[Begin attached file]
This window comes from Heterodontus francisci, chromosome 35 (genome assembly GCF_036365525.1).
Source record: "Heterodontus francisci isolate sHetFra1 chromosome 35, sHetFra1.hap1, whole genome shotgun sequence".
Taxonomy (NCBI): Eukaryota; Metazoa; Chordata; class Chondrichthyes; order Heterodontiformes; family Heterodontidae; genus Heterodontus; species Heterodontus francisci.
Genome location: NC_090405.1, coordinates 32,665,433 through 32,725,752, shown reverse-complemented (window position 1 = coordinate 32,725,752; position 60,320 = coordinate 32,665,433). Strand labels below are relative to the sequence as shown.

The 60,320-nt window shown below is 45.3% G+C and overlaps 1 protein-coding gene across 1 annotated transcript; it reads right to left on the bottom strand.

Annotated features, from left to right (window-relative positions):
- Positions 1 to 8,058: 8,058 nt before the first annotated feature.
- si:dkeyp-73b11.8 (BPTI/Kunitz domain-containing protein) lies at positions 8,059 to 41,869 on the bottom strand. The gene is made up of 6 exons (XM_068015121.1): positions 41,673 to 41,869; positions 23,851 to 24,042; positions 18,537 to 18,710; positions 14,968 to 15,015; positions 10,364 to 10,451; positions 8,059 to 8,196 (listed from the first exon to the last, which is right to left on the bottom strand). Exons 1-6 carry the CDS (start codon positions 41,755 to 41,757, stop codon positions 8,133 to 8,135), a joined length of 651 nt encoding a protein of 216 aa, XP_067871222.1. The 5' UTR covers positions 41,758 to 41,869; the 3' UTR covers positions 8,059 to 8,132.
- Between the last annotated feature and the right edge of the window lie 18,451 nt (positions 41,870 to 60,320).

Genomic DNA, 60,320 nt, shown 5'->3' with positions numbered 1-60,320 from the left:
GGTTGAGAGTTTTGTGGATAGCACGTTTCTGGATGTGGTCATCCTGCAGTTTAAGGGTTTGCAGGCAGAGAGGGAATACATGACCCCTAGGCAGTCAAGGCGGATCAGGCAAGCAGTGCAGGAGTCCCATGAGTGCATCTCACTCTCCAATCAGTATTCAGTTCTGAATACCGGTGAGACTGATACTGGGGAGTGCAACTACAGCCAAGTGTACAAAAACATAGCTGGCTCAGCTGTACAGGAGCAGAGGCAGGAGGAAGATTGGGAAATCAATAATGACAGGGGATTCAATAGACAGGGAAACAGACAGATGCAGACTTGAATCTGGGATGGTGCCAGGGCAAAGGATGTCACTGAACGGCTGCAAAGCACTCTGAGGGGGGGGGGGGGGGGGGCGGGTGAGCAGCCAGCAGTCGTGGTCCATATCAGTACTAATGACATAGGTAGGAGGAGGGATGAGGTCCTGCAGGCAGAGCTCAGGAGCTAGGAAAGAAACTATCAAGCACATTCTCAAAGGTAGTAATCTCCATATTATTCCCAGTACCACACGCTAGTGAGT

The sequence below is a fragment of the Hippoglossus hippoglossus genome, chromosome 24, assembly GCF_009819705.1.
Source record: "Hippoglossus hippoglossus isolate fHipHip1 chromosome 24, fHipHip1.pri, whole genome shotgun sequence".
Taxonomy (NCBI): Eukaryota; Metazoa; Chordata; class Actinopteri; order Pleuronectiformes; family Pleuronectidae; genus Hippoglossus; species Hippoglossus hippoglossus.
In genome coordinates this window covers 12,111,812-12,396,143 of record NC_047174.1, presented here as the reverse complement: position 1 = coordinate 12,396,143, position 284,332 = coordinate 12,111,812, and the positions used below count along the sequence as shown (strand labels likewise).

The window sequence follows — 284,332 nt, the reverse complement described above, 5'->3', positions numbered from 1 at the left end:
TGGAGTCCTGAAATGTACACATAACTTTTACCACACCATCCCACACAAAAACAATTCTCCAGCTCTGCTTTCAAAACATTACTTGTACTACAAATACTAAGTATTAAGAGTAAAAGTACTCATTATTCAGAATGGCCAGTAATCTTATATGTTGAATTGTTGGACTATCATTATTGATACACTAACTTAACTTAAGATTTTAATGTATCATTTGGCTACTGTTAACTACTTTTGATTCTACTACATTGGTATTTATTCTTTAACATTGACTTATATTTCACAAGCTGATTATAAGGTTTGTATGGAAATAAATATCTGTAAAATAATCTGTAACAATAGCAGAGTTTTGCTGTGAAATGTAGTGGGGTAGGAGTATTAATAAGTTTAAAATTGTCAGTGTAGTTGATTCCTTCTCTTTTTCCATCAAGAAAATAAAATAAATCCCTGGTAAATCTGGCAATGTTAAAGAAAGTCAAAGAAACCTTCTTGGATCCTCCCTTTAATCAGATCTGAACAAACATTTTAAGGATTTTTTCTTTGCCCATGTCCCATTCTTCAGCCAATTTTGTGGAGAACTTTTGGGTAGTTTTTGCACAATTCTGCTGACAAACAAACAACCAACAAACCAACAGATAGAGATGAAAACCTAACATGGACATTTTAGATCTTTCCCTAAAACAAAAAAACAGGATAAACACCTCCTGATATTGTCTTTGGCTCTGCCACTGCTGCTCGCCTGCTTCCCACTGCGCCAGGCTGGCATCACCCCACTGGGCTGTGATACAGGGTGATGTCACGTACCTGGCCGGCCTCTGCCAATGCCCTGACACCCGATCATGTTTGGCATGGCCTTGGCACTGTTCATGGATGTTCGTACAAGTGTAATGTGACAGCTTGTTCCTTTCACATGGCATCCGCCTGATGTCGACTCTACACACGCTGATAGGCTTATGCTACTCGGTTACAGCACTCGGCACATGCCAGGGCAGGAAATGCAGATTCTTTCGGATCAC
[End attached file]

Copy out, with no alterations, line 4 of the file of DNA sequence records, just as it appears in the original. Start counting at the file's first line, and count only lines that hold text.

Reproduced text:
Genome location: NC_090405.1, coordinates 32,665,433 through 32,725,752, shown reverse-complemented (window position 1 = coordinate 32,725,752; position 60,320 = coordinate 32,665,433). Strand labels below are relative to the sequence as shown.